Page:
Davide Formolo has arrived. The young Cannondale-Garmin climber notched his first professional win on Tuesday in La Spezia.
Stage 4 of the Giro d’Italia’s was a hot day, punctuated by three category 3 climbs over the course of 150km. The baby-faced Italian made a canny attack out of the day’s breakaway, before the final climb, about 15 kilometers from the finish and rode alone to victory.
“Today we went full gas; we did the first climb at good power,” said Formolo. “I was in the first group. Luckily we had Roman [Kreuziger] in the first group, so Tinkoff would not work. I tried to break away in the second-to-last climb. … I tried again in the last climb, and luckily I could stay away … Amazing.
“Today was my day, luckily.”
Behind, a large group of chasers sprinted for bonus seconds and a chance to wear the pink leader’s jersey.
Orica-GreenEdge succeeded in keeping the overall race lead within its camp as Simon Clarke sprinted to second, taking the pink jersey from his teammate Michael Matthews, who was dropped earlier in the stage. Yonathan Monsalve (Southeast) finished third. Clarke had been dropped on the final climb but tenaciously chased back to the group and delivered a strong sprint at the end.
“You saw the emotion crossing the line,” Clarke said. “I was just stoked to keep the jersey in the team. I knew Cannondale [Formolo] was still up the road, I just couldn’t hold the emotion in.
“It was a beautiful day on the bike for me. It was a real war out there. I really had to work hard on that last climb to regain contact with the first group. It’s an incredible sensation to have the maglia rosa. … One of the best days in my career.”
Another Orica rider, Esteban Chaves is second overall, and Roman Kreuziger (Tinkoff-Saxo) is third overall, 17 seconds back.
The early breakaway included Formolo, Andrey Amador (Movistar), Amaël Moinard (BMC), Maxime Monfort (Lotto-Soudal), Andrey Zeits (Astana), and Salvatore Puccio (Sky).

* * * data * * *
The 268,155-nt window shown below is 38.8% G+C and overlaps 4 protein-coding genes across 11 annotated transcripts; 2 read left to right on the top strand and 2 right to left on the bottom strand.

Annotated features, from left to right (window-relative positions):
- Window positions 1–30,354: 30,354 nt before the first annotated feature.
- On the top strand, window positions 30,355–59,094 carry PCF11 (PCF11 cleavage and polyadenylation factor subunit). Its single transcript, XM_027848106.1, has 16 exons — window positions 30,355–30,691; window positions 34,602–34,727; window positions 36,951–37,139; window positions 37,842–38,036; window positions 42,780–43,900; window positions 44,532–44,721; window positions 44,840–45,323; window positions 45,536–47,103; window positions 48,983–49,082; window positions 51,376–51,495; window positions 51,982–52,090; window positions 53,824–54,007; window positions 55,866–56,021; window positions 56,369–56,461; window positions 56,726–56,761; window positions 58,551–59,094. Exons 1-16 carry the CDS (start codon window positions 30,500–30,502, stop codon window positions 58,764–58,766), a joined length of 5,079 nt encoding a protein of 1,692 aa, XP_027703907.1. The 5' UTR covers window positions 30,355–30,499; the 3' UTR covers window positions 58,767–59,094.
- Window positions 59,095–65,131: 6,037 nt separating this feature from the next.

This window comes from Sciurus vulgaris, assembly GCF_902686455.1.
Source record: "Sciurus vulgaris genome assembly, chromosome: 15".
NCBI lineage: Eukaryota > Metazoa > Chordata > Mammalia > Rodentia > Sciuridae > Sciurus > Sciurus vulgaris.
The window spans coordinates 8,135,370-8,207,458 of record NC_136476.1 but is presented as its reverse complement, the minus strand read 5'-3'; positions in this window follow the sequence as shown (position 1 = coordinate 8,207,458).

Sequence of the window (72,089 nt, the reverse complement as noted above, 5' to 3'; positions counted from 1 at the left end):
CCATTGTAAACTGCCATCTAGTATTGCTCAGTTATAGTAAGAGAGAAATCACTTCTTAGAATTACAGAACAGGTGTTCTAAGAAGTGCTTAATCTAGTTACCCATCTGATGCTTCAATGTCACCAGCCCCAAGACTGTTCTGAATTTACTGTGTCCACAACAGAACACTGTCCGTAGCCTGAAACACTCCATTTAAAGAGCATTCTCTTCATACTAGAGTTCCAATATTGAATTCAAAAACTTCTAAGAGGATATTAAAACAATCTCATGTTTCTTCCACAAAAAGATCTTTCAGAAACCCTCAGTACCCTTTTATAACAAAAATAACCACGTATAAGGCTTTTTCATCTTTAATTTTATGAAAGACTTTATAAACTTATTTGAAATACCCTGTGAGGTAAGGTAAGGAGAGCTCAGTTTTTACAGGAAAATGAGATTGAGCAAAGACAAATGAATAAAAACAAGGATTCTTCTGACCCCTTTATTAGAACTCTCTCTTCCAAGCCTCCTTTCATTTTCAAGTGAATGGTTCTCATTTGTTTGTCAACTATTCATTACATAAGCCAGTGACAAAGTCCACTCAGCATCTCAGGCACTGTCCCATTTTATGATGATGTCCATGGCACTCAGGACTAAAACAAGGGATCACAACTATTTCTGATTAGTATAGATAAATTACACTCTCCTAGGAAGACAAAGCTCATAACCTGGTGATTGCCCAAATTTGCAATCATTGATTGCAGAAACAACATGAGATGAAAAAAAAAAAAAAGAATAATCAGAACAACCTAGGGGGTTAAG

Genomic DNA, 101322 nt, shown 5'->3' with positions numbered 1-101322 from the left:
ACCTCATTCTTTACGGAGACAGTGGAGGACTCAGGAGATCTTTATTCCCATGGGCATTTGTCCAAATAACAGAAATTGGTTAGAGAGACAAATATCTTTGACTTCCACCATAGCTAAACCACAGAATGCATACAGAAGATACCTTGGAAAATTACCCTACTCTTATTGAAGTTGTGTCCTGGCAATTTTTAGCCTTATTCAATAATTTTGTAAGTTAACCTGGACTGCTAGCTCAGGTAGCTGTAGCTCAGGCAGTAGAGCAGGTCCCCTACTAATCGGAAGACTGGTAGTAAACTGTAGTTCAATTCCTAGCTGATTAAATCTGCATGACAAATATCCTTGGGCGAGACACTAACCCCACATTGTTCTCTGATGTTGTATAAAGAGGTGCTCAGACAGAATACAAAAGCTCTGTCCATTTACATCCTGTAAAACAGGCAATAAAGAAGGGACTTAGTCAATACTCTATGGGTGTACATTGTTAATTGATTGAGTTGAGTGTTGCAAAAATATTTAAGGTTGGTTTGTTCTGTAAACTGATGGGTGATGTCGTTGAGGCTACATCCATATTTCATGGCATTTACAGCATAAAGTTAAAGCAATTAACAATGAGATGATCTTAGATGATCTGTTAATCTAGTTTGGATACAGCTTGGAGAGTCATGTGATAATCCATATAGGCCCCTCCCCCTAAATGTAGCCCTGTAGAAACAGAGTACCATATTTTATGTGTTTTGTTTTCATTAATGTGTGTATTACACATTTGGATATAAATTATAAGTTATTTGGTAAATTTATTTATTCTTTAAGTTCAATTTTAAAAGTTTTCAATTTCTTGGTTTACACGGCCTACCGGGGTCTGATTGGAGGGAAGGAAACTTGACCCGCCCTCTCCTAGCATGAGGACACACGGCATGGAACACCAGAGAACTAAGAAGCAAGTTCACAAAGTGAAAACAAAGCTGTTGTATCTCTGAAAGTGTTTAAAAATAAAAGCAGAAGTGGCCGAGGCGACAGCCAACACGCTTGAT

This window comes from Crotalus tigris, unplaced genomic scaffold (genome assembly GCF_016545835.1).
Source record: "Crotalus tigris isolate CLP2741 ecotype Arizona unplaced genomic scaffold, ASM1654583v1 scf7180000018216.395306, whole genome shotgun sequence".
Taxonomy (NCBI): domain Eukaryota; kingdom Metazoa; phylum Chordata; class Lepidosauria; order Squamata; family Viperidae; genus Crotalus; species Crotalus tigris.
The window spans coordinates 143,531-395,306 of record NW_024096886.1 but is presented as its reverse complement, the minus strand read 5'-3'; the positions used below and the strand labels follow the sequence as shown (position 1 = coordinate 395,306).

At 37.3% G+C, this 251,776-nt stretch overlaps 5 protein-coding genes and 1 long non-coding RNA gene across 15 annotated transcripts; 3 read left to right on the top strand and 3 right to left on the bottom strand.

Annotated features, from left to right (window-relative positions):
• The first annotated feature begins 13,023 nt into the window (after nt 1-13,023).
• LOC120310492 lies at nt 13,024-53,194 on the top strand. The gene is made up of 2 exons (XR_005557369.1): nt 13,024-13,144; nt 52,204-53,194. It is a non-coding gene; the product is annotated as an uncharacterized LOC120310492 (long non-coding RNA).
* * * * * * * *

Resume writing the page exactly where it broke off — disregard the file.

A seven-rider chase, including Kreuziger, came across to the leaders over the top of the penultimate categorized climb, forming a large group on the front.
With about 35 kilometers left, the breakaway was 6:35 ahead of the peloton, which included most GC favorites. But Astana was working hard at the front of the field to bring back the break.
The gap was soon down to 3:20 when the peloton saw 30km to go.
Astana continued to chase, showing confidence both in team leader Fabio Aru and Zeits, who had infiltrated the breakaway. It also aimed to put pressure on other GC favorites, who were relatively isolated in the small peloton.
With 15km to go, the gap was down to 1:40.
Losing patience with the break, Formolo attacked just inside of 14km to go, prior to the day’s last categorized climb.
Moinard and Giovanni Visconti (Movistar) went clear of the break at the base of the Biassa climb, giving chase with Formolo ahead.
Formolo rode over the top of the category 3 climb with 10 kilometers left, holding a lead of about 30 seconds over the two chasers.
Behind that duo, a small group of about 15 riders rode the final descent, another 10 seconds back. Aru, Alberto Contador (Tinkoff-Saxo), and Sky’s Richie Porte were the major GC favorites in the primary chase group. Etixx-Quick-Step’s Rigoberto Urán had missed the move. He went on to lose 42 seconds to the front group at the end of the stage.
As the large group of chasers caught Moinard and Visconti, the gap to the lone leader was 33 seconds with 4.3km to go.
The 22-year-old Italian clung to a lead of 30 seconds with two kilometers left on the flat run-in to the finish, but that was all he needed.
Formolo rode alone into La Spezia, winning the stage with the chasers just barely in sight at the end of a stage that Aru characterized as, “a ridiculously hard stage.”
“I just wanted to try my luck,” Formolo said. “I wasn’t sure if I would have the legs to go all the way. It’s tremendous to win here today. It brings strong satisfaction. You must risk something to have a chance to win. This is the happiest day of my life on the bike, to win this stage today.”
The race continues Wednesday with stage 5, a 152km stage from La Spezia to Abetone, which finishes on a category 2 climb, which is just over 17 kilometers long.